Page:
Proof is in the pastry
Michael Getoff was enjoying semi-retirement as a personal trainer when he got word of an opportunity.
An investor in gluten-free food company GeeFree wanted Getoff, a Sarasota County resident who founded a furniture company in a previous corporate life, to be the company's chief operating officer.
Now he's working 80-hour weeks and regularly travels around the country for the company.
GeeFree, which was founded in 2013, sells frozen gluten-free puff pastry sheets, chicken pot pie, spanakopita, franks in blankets and other gluten-free products. Susan Hougui, a food technologist, and Steven Leyva, a fifth-generation master baker, started the company after Hougui ate a similar product in Israel. Getoff says Hougui reverse engineered it and made alterations to create GeeFree's potato starch and butter-based dough.
Getoff, who started at GeeFree seven months ago, says he's on the phone with Hougui, now the CEO, about 30 times a day. That's because while Getoff lives and works in Venice, she's in New York. They collaborate virtually, along with Leyva, who lives in New Jersey. The company's co-packer has a plant in New Jersey, too, where GeeFree products are manufactured, frozen and packed. Because of technology, the GeeFree executives are able to operate the business from three separate states.
The company has sales associates in every state — 140 nationwide — who approach stores and chains about carrying GeeFree products. When Getoff started at the company, he said it was more of a solo operation to get the product into new stores.
His first goal was to bring GeeFree to more Florida markets. He looked up store info and called buyers or visited stores himself. “I always figure you'll either tell me to leave you alone or try the product,” he says. “I keep going until one happens.”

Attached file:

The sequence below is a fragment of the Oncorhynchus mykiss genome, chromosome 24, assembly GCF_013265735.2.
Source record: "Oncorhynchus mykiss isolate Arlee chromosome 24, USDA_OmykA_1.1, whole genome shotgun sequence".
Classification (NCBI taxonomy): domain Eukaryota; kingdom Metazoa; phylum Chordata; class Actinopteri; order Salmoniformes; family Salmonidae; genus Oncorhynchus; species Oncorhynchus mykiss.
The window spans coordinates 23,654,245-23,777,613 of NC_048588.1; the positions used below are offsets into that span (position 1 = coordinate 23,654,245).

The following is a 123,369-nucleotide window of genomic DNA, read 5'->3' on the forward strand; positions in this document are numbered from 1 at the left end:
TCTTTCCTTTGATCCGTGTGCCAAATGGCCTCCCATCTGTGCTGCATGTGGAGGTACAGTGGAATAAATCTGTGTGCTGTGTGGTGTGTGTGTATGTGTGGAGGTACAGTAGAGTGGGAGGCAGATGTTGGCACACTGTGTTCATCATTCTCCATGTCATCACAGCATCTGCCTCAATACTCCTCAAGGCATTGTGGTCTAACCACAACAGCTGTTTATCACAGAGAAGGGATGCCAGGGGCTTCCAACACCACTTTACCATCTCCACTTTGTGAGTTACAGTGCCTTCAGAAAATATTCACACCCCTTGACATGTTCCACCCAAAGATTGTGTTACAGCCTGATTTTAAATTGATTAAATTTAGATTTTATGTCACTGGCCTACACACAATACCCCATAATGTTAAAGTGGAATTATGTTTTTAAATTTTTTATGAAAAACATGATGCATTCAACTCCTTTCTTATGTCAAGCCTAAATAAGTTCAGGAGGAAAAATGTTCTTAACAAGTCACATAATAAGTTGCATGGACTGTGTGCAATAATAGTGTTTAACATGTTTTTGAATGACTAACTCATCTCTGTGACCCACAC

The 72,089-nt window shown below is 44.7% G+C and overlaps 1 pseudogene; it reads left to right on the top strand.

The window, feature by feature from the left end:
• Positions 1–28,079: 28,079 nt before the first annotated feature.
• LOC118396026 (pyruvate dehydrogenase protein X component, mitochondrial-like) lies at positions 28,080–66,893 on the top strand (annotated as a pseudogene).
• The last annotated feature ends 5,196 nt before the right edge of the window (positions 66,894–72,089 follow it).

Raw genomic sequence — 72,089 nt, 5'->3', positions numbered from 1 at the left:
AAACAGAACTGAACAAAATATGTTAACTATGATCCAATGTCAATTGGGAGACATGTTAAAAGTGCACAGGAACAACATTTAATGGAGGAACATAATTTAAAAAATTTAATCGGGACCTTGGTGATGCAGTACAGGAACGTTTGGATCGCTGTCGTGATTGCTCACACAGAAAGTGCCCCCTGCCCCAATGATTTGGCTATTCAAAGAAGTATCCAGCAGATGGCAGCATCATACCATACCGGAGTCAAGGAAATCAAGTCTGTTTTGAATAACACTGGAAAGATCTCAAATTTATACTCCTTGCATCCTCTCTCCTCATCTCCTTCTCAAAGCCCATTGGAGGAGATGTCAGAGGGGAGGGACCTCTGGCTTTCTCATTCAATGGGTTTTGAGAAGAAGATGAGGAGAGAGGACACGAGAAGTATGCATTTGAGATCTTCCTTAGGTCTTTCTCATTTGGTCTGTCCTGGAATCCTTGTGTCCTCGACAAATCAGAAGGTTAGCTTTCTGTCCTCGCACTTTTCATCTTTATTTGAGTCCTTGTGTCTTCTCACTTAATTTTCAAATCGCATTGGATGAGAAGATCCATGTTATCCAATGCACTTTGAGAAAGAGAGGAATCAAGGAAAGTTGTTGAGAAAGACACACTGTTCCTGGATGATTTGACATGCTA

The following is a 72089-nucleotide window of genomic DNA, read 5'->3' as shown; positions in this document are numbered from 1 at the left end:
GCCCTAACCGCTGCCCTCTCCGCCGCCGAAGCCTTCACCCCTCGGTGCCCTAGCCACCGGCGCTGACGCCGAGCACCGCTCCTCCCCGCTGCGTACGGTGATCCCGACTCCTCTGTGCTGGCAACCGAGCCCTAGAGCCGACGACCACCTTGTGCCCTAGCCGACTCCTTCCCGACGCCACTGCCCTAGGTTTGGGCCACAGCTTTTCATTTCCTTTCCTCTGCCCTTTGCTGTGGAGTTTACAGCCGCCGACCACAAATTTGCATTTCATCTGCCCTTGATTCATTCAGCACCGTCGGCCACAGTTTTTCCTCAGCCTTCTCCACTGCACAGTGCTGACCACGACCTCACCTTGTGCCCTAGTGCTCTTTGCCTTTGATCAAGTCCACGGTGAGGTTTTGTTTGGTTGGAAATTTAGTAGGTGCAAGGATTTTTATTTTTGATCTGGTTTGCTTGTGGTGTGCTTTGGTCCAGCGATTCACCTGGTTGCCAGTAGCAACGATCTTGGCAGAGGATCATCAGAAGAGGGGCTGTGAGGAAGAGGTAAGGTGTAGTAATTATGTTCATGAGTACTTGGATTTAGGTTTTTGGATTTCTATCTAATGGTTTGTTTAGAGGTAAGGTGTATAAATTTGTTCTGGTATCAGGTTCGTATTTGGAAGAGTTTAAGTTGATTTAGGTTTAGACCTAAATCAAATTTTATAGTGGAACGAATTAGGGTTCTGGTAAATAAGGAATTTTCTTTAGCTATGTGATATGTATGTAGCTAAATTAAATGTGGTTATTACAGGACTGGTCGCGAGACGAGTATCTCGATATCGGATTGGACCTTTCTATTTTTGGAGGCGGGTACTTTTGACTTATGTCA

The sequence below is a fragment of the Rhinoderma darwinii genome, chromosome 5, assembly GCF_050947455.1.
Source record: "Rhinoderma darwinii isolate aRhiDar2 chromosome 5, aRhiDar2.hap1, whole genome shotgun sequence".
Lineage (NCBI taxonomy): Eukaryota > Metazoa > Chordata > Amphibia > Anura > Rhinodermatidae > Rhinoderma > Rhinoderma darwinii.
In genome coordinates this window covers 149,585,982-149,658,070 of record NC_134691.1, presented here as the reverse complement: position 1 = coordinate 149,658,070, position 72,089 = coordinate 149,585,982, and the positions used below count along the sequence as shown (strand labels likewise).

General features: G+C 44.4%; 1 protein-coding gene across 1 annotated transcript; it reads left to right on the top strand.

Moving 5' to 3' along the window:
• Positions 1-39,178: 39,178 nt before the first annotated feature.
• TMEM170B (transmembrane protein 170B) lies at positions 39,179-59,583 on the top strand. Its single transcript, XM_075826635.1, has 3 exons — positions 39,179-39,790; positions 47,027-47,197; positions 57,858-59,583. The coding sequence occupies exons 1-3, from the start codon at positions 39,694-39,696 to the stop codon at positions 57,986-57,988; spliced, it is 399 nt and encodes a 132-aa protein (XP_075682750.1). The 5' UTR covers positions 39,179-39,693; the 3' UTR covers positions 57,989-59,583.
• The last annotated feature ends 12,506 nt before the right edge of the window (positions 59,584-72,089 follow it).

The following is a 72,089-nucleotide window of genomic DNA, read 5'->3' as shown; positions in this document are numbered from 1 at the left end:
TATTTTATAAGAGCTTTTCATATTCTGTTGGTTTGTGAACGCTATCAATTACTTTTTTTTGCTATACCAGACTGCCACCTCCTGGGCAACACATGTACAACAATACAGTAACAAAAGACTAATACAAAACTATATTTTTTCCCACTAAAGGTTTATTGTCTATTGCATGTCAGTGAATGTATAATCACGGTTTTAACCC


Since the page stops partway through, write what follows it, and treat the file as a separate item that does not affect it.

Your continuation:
Getoff, who, in addition to the furniture company, worked for a commercial printing firm, says his wife jokes that he's a “learn-on-the-go guy.” “When you get your ass kicked [out of] a store, you learn what not to do the next time,” he says.
When Getoff became COO, GeeFree products were in 900 stores. Now they're in 2,300, he says.
The products are selling well in smaller food chains, Getoff says. “When you go to a health food store,” he adds, “they get it.”
It's more challenging to sell the products to larger supermarkets. “Whenever you're in the freezer section,” he says, “you're knocking someone off.” It's frustrating, he says, when people tell him the products are too expensive because they're healthy. “But I think that's changing as people see what food does to us.”
Getoff describes having Lakeland-based supermarket chain Publix carry GeeFree products as a “dream.” If that happened, “Then I'll know we've made it,” he says. GeeFree representatives have met with the chain before, Getoff says, and are planning to meet with it again next month.
So far, $1 million has been invested in the company from 10 investors, according to Getoff. That money has paid for start-up costs, salaries and buying product. An additional investment of $2 million to $3 million would help the company expand to larger supermarkets, Getoff says, and GeeFree is currently in talks with potential investors.
Across the country, he expects the gluten-free market to expand in a big way. And he expects the same for GeeFree. In 2016, Getoff says the company had $400,000 in gross sales. This year, it's projected to have sales of $1.5 million. He says in 2018, the company could have gross sales of $3 million to $5 million. “The natural food industry is one of the hottest out there,” he says. “Health food is the new technology.”